Thursday, September 21, 2017 by Russel Davis
A survey carried out by the consultancy firm Pure Branding revealed that an increasing number of doctors have started incorporating integrative medicine into their practice, which in turn may prove beneficial to the supplements industry.
The survey, called Integrative Physicians Market Landscape, examined more than 1,000 integrative doctors from 49 states. Data were obtained from various health organizations and media partners such as the Academy of Integrative Health & Medicine, American College for Advancement in Medicine, and the Academy of Integrative Pain Management as well as the American Academy of Medical Acupuncture, the Functional Forum, and Today’s Practitioner.
The results showed that 55 percent of all medical doctors and doctors of osteopathy surveyed have adopted an integrative philosophy post-schooling. The poll also showed that younger doctors make faster transitions to integrative medicine. The researchers said they expect this shift to continue.
The poll also revealed that 84 percent of respondents used nutritional protocols and dietary supplements to improve their patients’ health. The researchers also found that 83 percent of integrative medicine practitioners consider a patient’s spiritual life as a critical factor in healthcare.
Furthermore, the report showed that integrative medicine practitioners spend at least twice as much time with patients compared with traditional physicians. The poll also found that 67 percent of doctors reported that their quality of life was as much better or slightly better since they started practicing integrative medicine.
“I think what is happening now is there is a sea change in the number of integrative physicians that is now reaching critical mass. For example, if you look at this year’s JAMA (Journal of the American Medical Association) these is an article showing the physicians need to pay more attention to nutrition. I would say this is a growing trend,” Dr. Leonard Wineski, professor of medicine at various universities, said in a Nutra Ingredients U.S.A. article.
Data from the National Health Statistics Reports also showed that Americans exhibit an increasing preference to integrative medicine practices such as acupuncture, yoga, chiropractic care, and natural supplements.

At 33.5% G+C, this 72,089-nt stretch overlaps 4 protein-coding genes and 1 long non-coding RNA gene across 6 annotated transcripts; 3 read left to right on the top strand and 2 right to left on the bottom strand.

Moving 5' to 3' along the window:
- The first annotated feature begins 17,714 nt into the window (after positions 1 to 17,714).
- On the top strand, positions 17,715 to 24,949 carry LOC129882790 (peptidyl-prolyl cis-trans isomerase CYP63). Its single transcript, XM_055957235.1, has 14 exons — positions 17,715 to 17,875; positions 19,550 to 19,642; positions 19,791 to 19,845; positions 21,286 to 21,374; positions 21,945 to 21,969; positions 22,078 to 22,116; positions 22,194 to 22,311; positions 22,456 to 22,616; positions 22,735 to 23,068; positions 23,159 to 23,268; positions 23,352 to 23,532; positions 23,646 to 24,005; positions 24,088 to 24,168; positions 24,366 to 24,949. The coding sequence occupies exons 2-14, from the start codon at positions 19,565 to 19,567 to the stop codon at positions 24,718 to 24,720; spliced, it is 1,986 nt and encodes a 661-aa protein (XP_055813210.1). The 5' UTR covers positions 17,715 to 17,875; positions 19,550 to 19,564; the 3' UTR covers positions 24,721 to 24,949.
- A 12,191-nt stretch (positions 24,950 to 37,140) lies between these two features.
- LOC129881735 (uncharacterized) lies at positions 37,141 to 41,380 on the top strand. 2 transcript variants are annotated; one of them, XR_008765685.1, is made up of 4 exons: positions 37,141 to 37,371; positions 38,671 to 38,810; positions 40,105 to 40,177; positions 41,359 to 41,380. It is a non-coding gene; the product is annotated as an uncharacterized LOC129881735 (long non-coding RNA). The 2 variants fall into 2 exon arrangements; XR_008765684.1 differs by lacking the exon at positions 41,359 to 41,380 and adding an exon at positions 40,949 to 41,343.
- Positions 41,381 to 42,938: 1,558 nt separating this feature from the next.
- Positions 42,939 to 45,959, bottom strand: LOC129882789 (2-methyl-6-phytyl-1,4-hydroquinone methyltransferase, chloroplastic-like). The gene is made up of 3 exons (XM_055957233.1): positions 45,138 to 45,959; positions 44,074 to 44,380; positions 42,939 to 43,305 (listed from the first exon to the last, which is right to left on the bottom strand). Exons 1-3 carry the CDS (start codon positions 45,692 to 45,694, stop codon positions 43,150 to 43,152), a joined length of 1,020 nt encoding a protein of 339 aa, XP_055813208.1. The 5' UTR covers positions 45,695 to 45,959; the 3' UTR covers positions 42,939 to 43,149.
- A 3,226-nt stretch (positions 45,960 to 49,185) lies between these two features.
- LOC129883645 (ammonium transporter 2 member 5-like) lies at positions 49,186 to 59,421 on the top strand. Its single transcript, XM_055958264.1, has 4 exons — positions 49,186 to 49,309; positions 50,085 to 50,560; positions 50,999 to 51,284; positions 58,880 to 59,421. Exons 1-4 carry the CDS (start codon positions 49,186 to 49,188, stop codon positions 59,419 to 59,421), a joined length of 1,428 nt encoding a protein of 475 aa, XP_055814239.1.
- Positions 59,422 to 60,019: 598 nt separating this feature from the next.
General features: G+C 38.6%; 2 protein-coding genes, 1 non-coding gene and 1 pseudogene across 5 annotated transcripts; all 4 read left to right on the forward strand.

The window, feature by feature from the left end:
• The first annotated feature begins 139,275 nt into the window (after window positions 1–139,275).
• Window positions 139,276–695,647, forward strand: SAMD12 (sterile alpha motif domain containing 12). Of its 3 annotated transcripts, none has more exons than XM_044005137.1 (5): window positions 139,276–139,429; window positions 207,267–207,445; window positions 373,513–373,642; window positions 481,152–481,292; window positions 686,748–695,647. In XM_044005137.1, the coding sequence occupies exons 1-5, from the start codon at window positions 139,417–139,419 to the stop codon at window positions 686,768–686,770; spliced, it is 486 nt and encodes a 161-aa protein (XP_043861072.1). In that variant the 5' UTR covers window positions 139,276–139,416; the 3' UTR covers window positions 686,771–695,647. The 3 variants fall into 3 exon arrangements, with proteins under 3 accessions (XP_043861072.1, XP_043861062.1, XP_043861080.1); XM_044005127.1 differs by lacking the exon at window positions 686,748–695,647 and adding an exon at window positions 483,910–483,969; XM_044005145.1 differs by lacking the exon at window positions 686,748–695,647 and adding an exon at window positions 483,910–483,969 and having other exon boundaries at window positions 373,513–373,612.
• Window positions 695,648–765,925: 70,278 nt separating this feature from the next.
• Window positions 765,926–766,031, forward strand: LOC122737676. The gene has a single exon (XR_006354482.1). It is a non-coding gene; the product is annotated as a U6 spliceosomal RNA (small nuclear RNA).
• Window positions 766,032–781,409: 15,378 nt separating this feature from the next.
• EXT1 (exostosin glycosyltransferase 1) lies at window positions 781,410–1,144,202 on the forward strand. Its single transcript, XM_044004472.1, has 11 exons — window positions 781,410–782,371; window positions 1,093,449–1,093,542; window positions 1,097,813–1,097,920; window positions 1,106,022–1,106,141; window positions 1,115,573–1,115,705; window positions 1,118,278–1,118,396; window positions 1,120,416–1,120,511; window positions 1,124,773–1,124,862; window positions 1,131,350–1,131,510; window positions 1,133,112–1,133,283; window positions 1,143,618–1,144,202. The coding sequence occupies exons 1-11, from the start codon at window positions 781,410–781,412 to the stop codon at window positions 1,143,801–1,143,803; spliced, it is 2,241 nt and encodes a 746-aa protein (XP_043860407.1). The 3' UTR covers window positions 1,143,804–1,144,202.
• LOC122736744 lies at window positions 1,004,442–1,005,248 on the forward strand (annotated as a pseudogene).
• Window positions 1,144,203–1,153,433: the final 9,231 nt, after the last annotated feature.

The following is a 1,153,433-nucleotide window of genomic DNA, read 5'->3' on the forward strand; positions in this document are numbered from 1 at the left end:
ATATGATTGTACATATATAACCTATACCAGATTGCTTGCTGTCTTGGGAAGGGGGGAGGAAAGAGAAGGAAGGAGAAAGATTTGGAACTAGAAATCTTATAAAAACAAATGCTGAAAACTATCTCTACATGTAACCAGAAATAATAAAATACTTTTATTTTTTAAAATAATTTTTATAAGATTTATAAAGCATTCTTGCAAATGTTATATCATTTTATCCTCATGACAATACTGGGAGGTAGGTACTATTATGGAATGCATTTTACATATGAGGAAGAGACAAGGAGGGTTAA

According to the report, Americans paid as much as $14.7 billion out-of-pocket on visits to complementary practitioners — such as chiropractors, yoga instructors, acupuncturists or massage therapist — and about $12.8 billion on natural product supplements in 2012 alone. The researchers also found that about $2.7 billion was spent on books, CDs, videos, and other self-help materials associated with complementary health.
The report also indicated that healthcare spending on integrative medicine was significantly larger among adults compared with children. As per the report, American adults spent a total of $28 billion on integrative healthcare, compared with only $1.9 billion in children. People belonging in the lower-income bracket were also observed to spend a large proportion of money on integrative medicine.
“Substantial numbers of Americans spent billions of dollars out-of-pocket on these approaches — an indication that users believe enough in the value of these approaches to pay for them…That’s telling us that even people with low incomes are willing to spend a substantial amount on these products and interventions,” said study co-author Richard Nahin.
“Integrative medicine is not going to have the same funding as pharmaceuticals do, but because of the consumer demand and increased interest from academia and our national government in integrative medicine and health, there has been an increase in research. And increasingly, there’s more research validating the value of these approaches…Sometimes [patients] don’t want to talk with their primary care medical doctor about it because they might feel self-conscious…It’s absolutely critical that patients have those conversations and tell their doctors about the different types of care they’re receiving, and demand that there is coordination,” said Stephanie Romanoff, Communications Director for the Academy of Integrative Health & Medicine.